Political position Center-left
The Progressive Party of the Philippines (PPP), also known as the Party for Philippine Progress, was a reformist political party that existed in the late 1950s and the 1960s. It is considered to be the earliest Filipino form of a genuine alternative party to the then-dominant political pair of the Nacionalista Party and the Liberal Party. The party ceased to exist by 1969.
The party was founded in 1957 by Manuel Manahan and Raul Manglapus, both of whom had served as key members of the administration of President Ramon Magsaysay before his untimely death earlier that year. The formation came as a result of the dissatisfaction of members of the Nacionalista Party over the "cold treatment" given to them by allies of newly installed President Carlos P. Garcia.
In the 1957 general election held later that year, Manahan ran as the standard-bearer of the new party while Vicente Araneta served as his runningmate. The party also fielded a complete slate of eight senatorial candidates, among them being Manglapus.
Manahan launched a campaign similar to that of the deceased but still popular Magsaysay, thus allowing him to become popular with the masses and pose a credible threat to President Garcia and Jose Yulo of the Liberal Party. In the end, Manahan only ranked third behind President Garcia, managing to acquire 20.90 percent of the vote. Araneta, on the other hand, lost to Diosdado Macapagal of the Liberal Party, garnering 7.97 percent of the vote. None of the senatorial candidates in the party won seats in the Senate.
In the 1959 midterm election, the party allied itself with defectors of the Liberal Party and the Nacionalista Party to form the Grand Alliance. During the campaign, the Grand Alliance highlighted the graft and corruption taking place under the Garcia administration. Eventually, the Alliance was successful in diminishing the Senate majority of the Nacionalista Party.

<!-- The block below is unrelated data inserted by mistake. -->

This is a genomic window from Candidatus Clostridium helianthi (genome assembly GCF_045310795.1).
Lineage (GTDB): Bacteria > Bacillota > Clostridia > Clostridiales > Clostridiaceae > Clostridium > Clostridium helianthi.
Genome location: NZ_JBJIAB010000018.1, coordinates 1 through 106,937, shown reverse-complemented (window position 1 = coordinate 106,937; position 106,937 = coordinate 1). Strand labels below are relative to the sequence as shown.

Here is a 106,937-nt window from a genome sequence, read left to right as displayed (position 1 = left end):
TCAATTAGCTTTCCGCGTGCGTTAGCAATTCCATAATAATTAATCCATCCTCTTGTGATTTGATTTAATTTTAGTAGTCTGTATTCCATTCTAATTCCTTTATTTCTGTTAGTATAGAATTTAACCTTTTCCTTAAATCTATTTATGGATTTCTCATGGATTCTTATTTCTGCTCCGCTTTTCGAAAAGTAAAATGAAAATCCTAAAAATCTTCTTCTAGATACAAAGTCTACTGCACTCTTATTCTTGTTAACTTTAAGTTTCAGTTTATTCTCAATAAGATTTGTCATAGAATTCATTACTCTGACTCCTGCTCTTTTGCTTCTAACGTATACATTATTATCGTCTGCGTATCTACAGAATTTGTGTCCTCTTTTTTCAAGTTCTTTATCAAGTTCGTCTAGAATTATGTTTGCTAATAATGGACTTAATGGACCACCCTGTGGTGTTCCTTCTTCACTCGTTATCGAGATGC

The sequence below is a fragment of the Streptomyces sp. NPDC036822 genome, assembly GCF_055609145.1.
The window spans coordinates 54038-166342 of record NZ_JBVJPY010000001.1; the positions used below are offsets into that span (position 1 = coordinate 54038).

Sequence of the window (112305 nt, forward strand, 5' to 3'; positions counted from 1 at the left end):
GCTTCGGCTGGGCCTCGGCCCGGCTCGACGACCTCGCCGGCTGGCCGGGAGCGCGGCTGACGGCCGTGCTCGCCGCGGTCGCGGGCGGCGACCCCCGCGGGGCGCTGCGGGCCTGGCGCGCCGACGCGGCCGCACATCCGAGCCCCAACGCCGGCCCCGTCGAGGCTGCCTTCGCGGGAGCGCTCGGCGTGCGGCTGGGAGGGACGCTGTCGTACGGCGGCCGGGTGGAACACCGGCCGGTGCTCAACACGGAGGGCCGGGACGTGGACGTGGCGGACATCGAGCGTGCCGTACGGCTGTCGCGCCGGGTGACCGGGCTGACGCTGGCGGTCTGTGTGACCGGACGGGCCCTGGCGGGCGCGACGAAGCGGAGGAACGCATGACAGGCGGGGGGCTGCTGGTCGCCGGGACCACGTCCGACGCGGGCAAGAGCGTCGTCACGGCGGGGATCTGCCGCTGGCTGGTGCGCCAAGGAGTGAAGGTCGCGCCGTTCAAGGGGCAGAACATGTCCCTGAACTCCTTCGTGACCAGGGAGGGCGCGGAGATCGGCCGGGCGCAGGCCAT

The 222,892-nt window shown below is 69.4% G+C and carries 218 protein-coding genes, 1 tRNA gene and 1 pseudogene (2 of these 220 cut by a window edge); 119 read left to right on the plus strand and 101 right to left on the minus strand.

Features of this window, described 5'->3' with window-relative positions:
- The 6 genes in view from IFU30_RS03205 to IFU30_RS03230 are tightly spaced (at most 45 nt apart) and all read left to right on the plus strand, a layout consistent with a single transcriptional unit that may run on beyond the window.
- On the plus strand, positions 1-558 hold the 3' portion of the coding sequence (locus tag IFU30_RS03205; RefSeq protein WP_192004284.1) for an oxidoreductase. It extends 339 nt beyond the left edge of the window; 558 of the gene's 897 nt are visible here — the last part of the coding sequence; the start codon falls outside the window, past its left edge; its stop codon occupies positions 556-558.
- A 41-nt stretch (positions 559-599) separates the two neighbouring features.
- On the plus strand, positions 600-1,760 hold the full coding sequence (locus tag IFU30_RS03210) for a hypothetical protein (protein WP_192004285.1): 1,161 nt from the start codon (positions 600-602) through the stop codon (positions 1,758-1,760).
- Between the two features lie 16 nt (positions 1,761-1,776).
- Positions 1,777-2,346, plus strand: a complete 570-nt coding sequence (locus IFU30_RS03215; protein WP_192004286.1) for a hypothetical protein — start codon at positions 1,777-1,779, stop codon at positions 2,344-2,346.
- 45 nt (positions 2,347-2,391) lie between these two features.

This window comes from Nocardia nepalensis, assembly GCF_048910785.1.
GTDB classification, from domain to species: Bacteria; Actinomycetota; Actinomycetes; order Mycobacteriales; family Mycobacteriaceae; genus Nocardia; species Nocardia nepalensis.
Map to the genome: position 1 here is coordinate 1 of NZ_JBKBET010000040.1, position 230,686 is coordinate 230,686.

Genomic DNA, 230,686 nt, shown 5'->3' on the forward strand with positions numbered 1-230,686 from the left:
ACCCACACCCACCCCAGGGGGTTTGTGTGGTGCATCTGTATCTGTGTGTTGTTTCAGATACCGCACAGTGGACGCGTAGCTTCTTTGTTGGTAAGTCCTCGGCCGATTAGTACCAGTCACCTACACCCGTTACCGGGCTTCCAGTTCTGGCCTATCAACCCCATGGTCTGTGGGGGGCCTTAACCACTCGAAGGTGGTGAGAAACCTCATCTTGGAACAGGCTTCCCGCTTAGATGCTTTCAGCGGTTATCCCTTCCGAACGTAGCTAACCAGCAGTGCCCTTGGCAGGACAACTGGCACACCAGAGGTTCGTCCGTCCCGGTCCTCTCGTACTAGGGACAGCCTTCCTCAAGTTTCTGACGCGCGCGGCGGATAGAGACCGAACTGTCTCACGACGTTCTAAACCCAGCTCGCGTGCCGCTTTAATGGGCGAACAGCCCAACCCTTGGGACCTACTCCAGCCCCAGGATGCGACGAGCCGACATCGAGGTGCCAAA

In 1961, the Progressive party, under the Grand Alliance, joined forces with the Liberal Party in order to prevent the re-election of President Garcia. Together, the united parties supported Vice-President Macapagal of the Liberal Party as its candidate for the 1961 presidential election and Emmanuel Pelaez of the Progressive Party as his runningmate. Progressives Manglapus and Manahan also ran as guest senatorial candidates of the Liberal Party, with both of them managing to win seats in the Senate.
By 1965, members of the Grand Alliance separated themselves from the Liberal Party due to their dissatisfaction with the Macapagal administration for not fulfilling their expectations. Soon, the Progressive Party was renamed as the Party for Philippine Progress. It fielded Manglapus as its presidential candidate for the general election held later that year, and Manahan ran as its vice-presidential candidate. The rejunvenated party also fielded its own senatorial slate, though it was incomplete.
Widely known as the Third Force, the Party for Philippine Progress was seen as a genuine alternative to President Macapagal and Senator Ferdinand Marcos of the Nacionalista Party. Manglapus, in particular, showed surprising strength in the larger cities and the young voters. But unlike the 1957 election in which Manahan was seen as a viable contender, Manglapus was not seen as having a good chance of winning the election. In the end, Manglapus lost to Marcos with 5.17 percent of the vote, while Manahan lost to Fernando Lopez, the runningmate of Marcos, with 3.40 percent of the vote.
The party continued to exist until it quietly disbanded in 1969.
The following were members of the Progressive Party who ran as candidates in the national elections. Those highlighted in bold signify those who were able to win the position they were running for.
Despite the decline of the party, it had considerable influence in current Philippine politics. For instance, the Lakas Kampi CMD, an active center-right political party in the country, considers the Progressive Party as its predecessor, largely because Manglapus was one of the earliest members of Lakas in the 1990s.
Elements of progressive political philosophy are also believed to have been passed on to later politicians no matter what part of the political spectrum they may belong to, such as former senator Raul Roco.